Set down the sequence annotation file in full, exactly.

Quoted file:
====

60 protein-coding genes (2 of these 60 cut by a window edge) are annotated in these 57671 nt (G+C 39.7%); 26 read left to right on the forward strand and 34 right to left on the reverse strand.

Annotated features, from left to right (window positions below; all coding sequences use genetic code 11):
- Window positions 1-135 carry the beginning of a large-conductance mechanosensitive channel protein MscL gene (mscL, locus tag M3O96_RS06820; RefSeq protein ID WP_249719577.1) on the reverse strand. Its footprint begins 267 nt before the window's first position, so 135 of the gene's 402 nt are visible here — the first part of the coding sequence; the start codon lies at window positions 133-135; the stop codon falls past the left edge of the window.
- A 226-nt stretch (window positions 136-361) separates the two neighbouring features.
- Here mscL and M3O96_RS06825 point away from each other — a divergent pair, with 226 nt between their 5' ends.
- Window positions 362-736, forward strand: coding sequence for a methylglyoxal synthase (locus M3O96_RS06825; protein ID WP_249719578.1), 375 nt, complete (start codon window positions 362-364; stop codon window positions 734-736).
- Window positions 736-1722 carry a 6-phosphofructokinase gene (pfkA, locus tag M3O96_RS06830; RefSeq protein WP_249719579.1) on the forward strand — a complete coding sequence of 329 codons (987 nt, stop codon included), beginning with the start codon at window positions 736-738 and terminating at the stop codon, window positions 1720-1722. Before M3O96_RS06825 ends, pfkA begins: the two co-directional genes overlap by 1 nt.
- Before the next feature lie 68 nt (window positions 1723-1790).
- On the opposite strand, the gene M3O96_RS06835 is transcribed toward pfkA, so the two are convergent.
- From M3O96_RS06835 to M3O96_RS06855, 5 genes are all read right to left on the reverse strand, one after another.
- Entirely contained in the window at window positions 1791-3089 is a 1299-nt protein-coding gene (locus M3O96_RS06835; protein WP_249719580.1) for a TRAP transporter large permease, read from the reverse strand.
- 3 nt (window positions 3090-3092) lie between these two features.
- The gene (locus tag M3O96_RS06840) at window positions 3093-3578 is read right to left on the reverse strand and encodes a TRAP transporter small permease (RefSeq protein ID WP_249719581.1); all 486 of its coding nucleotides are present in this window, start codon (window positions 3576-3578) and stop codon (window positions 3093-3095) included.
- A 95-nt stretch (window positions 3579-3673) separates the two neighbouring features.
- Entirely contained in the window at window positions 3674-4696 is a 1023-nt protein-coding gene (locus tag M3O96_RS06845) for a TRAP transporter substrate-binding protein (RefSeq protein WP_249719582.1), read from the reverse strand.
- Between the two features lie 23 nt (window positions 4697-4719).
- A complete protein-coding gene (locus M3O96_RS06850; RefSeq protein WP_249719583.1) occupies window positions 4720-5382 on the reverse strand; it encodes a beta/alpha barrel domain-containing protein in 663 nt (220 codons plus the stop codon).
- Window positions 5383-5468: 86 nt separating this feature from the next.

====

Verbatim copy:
60 protein-coding genes (2 of these 60 cut by a window edge) are annotated in these 57671 nt (G+C 39.7%); 26 read left to right on the forward strand and 34 right to left on the reverse strand.

Annotated features, from left to right (window positions below; all coding sequences use genetic code 11):
- Window positions 1-135 carry the beginning of a large-conductance mechanosensitive channel protein MscL gene (mscL, locus tag M3O96_RS06820; RefSeq protein ID WP_249719577.1) on the reverse strand. Its footprint begins 267 nt before the window's first position, so 135 of the gene's 402 nt are visible here — the first part of the coding sequence; the start codon lies at window positions 133-135; the stop codon falls past the left edge of the window.
- A 226-nt stretch (window positions 136-361) separates the two neighbouring features.
- Here mscL and M3O96_RS06825 point away from each other — a divergent pair, with 226 nt between their 5' ends.
- Window positions 362-736, forward strand: coding sequence for a methylglyoxal synthase (locus M3O96_RS06825; protein ID WP_249719578.1), 375 nt, complete (start codon window positions 362-364; stop codon window positions 734-736).
- Window positions 736-1722 carry a 6-phosphofructokinase gene (pfkA, locus tag M3O96_RS06830; RefSeq protein WP_249719579.1) on the forward strand — a complete coding sequence of 329 codons (987 nt, stop codon included), beginning with the start codon at window positions 736-738 and terminating at the stop codon, window positions 1720-1722. Before M3O96_RS06825 ends, pfkA begins: the two co-directional genes overlap by 1 nt.
- Before the next feature lie 68 nt (window positions 1723-1790).
- On the opposite strand, the gene M3O96_RS06835 is transcribed toward pfkA, so the two are convergent.
- From M3O96_RS06835 to M3O96_RS06855, 5 genes are all read right to left on the reverse strand, one after another.
- Entirely contained in the window at window positions 1791-3089 is a 1299-nt protein-coding gene (locus M3O96_RS06835; protein WP_249719580.1) for a TRAP transporter large permease, read from the reverse strand.
- 3 nt (window positions 3090-3092) lie between these two features.
- The gene (locus tag M3O96_RS06840) at window positions 3093-3578 is read right to left on the reverse strand and encodes a TRAP transporter small permease (RefSeq protein ID WP_249719581.1); all 486 of its coding nucleotides are present in this window, start codon (window positions 3576-3578) and stop codon (window positions 3093-3095) included.
- A 95-nt stretch (window positions 3579-3673) separates the two neighbouring features.
- Entirely contained in the window at window positions 3674-4696 is a 1023-nt protein-coding gene (locus tag M3O96_RS06845) for a TRAP transporter substrate-binding protein (RefSeq protein WP_249719582.1), read from the reverse strand.
- Between the two features lie 23 nt (window positions 4697-4719).
- A complete protein-coding gene (locus M3O96_RS06850; RefSeq protein WP_249719583.1) occupies window positions 4720-5382 on the reverse strand; it encodes a beta/alpha barrel domain-containing protein in 663 nt (220 codons plus the stop codon).
- Window positions 5383-5468: 86 nt separating this feature from the next.